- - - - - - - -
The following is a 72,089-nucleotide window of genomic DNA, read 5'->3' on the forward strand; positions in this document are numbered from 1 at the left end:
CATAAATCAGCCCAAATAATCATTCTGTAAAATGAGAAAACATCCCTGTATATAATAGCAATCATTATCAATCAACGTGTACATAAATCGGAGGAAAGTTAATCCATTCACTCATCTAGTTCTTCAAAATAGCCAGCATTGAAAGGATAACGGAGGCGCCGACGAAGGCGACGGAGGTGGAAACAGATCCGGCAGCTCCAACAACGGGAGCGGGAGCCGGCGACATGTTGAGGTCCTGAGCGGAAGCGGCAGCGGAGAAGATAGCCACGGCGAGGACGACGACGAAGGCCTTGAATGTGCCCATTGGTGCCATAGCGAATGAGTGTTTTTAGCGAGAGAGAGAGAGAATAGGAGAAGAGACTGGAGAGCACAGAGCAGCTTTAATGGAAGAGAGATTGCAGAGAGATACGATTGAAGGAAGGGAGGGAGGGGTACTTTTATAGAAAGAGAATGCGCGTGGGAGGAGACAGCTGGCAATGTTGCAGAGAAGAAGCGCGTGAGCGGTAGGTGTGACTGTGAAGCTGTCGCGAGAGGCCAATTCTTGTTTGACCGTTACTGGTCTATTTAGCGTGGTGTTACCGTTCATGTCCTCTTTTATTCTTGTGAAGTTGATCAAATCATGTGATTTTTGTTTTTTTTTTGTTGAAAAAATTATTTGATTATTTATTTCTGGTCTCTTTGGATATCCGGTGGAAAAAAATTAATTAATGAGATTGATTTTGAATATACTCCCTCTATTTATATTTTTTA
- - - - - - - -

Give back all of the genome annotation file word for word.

The following is a 72,089-nucleotide window of genomic DNA, read 5'->3' on the forward strand; positions in this document are numbered from 1 at the left end:
CATAAATCAGCCCAAATAATCATTCTGTAAAATGAGAAAACATCCCTGTATATAATAGCAATCATTATCAATCAACGTGTACATAAATCGGAGGAAAGTTAATCCATTCACTCATCTAGTTCTTCAAAATAGCCAGCATTGAAAGGATAACGGAGGCGCCGACGAAGGCGACGGAGGTGGAAACAGATCCGGCAGCTCCAACAACGGGAGCGGGAGCCGGCGACATGTTGAGGTCCTGAGCGGAAGCGGCAGCGGAGAAGATAGCCACGGCGAGGACGACGACGAAGGCCTTGAATGTGCCCATTGGTGCCATAGCGAATGAGTGTTTTTAGCGAGAGAGAGAGAGAATAGGAGAAGAGACTGGAGAGCACAGAGCAGCTTTAATGGAAGAGAGATTGCAGAGAGATACGATTGAAGGAAGGGAGGGAGGGGTACTTTTATAGAAAGAGAATGCGCGTGGGAGGAGACAGCTGGCAATGTTGCAGAGAAGAAGCGCGTGAGCGGTAGGTGTGACTGTGAAGCTGTCGCGAGAGGCCAATTCTTGTTTGACCGTTACTGGTCTATTTAGCGTGGTGTTACCGTTCATGTCCTCTTTTATTCTTGTGAAGTTGATCAAATCATGTGATTTTTGTTTTTTTTTTGTTGAAAAAATTATTTGATTATTTATTTCTGGTCTCTTTGGATATCCGGTGGAAAAAAATTAATTAATGAGATTGATTTTGAATATACTCCCTCTATTTATATTTTTTA